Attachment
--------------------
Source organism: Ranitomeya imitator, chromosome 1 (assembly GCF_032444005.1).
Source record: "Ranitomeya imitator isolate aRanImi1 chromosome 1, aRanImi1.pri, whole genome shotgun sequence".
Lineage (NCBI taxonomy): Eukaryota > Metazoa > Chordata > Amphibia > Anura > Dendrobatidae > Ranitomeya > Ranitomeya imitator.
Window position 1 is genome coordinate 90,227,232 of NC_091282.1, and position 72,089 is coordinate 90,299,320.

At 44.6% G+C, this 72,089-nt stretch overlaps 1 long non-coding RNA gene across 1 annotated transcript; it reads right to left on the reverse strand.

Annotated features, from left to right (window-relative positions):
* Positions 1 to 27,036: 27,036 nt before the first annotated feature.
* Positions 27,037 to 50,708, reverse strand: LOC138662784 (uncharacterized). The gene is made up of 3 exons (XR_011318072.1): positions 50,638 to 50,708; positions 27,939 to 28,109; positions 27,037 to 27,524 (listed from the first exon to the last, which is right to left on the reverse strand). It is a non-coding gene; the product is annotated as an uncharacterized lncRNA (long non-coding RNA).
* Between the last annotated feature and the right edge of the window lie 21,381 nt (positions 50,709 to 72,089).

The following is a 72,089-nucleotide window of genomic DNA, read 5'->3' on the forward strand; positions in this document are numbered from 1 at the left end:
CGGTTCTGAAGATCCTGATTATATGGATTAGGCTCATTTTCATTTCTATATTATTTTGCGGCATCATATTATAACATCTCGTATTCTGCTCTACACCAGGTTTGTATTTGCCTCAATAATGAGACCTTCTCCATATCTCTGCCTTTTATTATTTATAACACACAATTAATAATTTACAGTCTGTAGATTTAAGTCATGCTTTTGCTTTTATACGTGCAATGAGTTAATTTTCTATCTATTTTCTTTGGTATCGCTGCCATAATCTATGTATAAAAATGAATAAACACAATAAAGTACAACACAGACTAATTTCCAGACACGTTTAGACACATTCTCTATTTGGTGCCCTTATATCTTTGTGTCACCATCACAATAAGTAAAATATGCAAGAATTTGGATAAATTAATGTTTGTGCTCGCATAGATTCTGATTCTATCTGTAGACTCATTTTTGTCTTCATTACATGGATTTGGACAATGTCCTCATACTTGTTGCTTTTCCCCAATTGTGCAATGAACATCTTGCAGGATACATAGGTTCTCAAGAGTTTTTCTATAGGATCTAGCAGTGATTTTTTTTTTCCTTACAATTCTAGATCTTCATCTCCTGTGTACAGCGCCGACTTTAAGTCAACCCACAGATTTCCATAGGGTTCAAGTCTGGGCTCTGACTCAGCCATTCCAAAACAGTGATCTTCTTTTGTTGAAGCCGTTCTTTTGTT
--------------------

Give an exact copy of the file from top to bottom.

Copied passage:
Source organism: Ranitomeya imitator, chromosome 1 (assembly GCF_032444005.1).
Source record: "Ranitomeya imitator isolate aRanImi1 chromosome 1, aRanImi1.pri, whole genome shotgun sequence".
Lineage (NCBI taxonomy): Eukaryota > Metazoa > Chordata > Amphibia > Anura > Dendrobatidae > Ranitomeya > Ranitomeya imitator.
Window position 1 is genome coordinate 90,227,232 of NC_091282.1, and position 72,089 is coordinate 90,299,320.

At 44.6% G+C, this 72,089-nt stretch overlaps 1 long non-coding RNA gene across 1 annotated transcript; it reads right to left on the reverse strand.

Annotated features, from left to right (window-relative positions):
* Positions 1 to 27,036: 27,036 nt before the first annotated feature.
* Positions 27,037 to 50,708, reverse strand: LOC138662784 (uncharacterized). The gene is made up of 3 exons (XR_011318072.1): positions 50,638 to 50,708; positions 27,939 to 28,109; positions 27,037 to 27,524 (listed from the first exon to the last, which is right to left on the reverse strand). It is a non-coding gene; the product is annotated as an uncharacterized lncRNA (long non-coding RNA).
* Between the last annotated feature and the right edge of the window lie 21,381 nt (positions 50,709 to 72,089).

The following is a 72,089-nucleotide window of genomic DNA, read 5'->3' on the forward strand; positions in this document are numbered from 1 at the left end:
CGGTTCTGAAGATCCTGATTATATGGATTAGGCTCATTTTCATTTCTATATTATTTTGCGGCATCATATTATAACATCTCGTATTCTGCTCTACACCAGGTTTGTATTTGCCTCAATAATGAGACCTTCTCCATATCTCTGCCTTTTATTATTTATAACACACAATTAATAATTTACAGTCTGTAGATTTAAGTCATGCTTTTGCTTTTATACGTGCAATGAGTTAATTTTCTATCTATTTTCTTTGGTATCGCTGCCATAATCTATGTATAAAAATGAATAAACACAATAAAGTACAACACAGACTAATTTCCAGACACGTTTAGACACATTCTCTATTTGGTGCCCTTATATCTTTGTGTCACCATCACAATAAGTAAAATATGCAAGAATTTGGATAAATTAATGTTTGTGCTCGCATAGATTCTGATTCTATCTGTAGACTCATTTTTGTCTTCATTACATGGATTTGGACAATGTCCTCATACTTGTTGCTTTTCCCCAATTGTGCAATGAACATCTTGCAGGATACATAGGTTCTCAAGAGTTTTTCTATAGGATCTAGCAGTGATTTTTTTTTTCCTTACAATTCTAGATCTTCATCTCCTGTGTACAGCGCCGACTTTAAGTCAACCCACAGATTTCCATAGGGTTCAAGTCTGGGCTCTGACTCAGCCATTCCAAAACAGTGATCTTCTTTTGTTGAAGCCGTTCTTTTGTT